The Stresses and Displacements calculated have been compared with the results generated by ABAQUS and there is a very good match as seen below.

2D Truss Model in ABAQUS, after the Loads and BCs have been applied.

The above image displays the Stress in each bar.

The above image displays the X-Displacements of the structure.

The above image displays the Y-Displacements of the structure.

--Eml5526.s11.team5.vijay 19:56, 15 February 2011 (UTC)

# 4.7 Calculix Graphics Installation, Basic Examples, & Tutorials

## Given

 Calculix is an open source Finite Element code (with ABAQUS like input) available at http://www.dhondt.de/

## Find

 1) Install CGX

 3) Reproduce Basic examples

 4)Write a report, explaining to novices how to install and run cgx

## Solution

 1) Calculix Graphics Modules (CGX) was installed successfully.

 Installation procedure for a Windows OS is described below:

 Upon visiting http://www.dhondt.de/, you will be redirected to http://www.bconverged.com/download.php for a windows executable, where there is a link 'CalculiX_2_2_win_002.zip' which down loads the required ZIP files.

 Unzip the above downloaded file and double click on the executable to install calculix (provided by bconverged).

 After successful installation, You will have access to CalculiX CrunchiX (CCX 2.2), CalculiX GraphiX(CGX 2.2), Help file (which contains manuals for CCX, CGX), test cases and a custom built SciTE, a text editor which is integrated with the other tools.

 2) We have gone through the CGX User manual (available in the help file provided with bConverged or at [2] ) and signed up with the user group.

 The user group can be found at :http://groups.yahoo.com/group/calculix/

 3) We then reproduced the basic examples (disk, cylinder, sphere, sphere_volume, airfoil) with the help of example files downloaded from the following link: http://dhondt.de/cgx_2.2.exa.tar.bz2.

 The input files required to reproduce each of the following examples are shown below:

 a) Disc

 b) Cylinder

 c) Sphere

 d) Sphere_Volume

 e) Airfoil

 4) The installation procedure for Calculix Graphics (CGX) has been described in (1).

 There are two ways in which we can write CGX input files and run them:

 a) Using CalculiX Command window

 b) Using SciTE, a text editor which is integrated with other tools

 We will use SciTE to write and run input files. This process involves three steps:

 i) Open SciTE and create a New file:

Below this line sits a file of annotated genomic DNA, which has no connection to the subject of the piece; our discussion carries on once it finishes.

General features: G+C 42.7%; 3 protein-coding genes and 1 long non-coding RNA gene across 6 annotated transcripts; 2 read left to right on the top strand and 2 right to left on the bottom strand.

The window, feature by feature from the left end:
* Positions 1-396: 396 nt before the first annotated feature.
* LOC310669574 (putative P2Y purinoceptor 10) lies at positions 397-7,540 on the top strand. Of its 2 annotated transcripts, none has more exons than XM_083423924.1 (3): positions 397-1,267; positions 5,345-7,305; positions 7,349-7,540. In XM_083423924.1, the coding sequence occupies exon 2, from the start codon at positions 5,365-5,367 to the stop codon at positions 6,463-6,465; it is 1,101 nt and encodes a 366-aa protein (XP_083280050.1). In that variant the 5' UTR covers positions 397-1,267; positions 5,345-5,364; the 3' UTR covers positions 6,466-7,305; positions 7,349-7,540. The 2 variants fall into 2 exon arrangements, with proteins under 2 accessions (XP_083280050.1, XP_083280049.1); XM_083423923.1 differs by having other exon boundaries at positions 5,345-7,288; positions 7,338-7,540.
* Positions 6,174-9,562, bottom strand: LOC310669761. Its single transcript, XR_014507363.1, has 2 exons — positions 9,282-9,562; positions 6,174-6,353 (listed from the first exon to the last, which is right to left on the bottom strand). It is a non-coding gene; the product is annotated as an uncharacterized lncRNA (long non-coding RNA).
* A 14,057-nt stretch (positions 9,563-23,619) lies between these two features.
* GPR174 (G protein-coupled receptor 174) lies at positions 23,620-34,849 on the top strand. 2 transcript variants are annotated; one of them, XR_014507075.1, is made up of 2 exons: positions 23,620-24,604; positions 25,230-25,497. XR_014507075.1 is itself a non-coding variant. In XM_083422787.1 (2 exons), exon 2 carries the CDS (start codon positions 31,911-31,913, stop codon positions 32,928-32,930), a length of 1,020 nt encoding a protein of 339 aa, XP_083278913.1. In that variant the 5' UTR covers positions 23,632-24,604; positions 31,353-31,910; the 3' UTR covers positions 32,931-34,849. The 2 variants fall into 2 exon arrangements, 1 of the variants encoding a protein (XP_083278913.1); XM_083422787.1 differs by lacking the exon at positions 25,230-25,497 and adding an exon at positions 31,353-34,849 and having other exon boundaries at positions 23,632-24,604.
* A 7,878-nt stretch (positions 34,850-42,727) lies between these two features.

SciTE can be opened as follows: Start> All Programs > bConverged > SciTE A text editor pops up where an input file can be edited or created. A new file can be created by using the command "Ctrl+N" or by selecting "File > New"

 A text editor pops up where an input file can be edited or created. A new file can be created by using the command "Ctrl+N" or by selecting "File > New"

 ii) Type the required commands & save the file (in .fbd format): Once a new file has been created we are ready to start writing our input file. Type the commands for geometry creation and mesh generation in the text editor. Few commands required to generate basic shapes are discussed later on. After the required commands are typed in, Save the input file giving it an appropriate name and extension (.fbd) Example: "Sphere.fbd"

 Once a new file has been created we are ready to start writing our input file. Type the commands for geometry creation and mesh generation in the text editor. Few commands required to generate basic shapes are discussed later on. After the required commands are typed in, Save the input file giving it an appropriate name and extension (.fbd) Example: "Sphere.fbd"

 iii) Pre Process the input file (.fbd): The .fbd file created using the above steps can be PreProcessed by hitting the "F10" key or by selecting "Tools > PreProcess"

 The .fbd file created using the above steps can be PreProcessed by hitting the "F10" key or by selecting "Tools > PreProcess"

 Generally the Plot window which pops up upon PreProcessing hides the mesh and shows only the wire frame geometry. To View the meshed part do the following:

 Menu > Viewing > Show All Elements With Light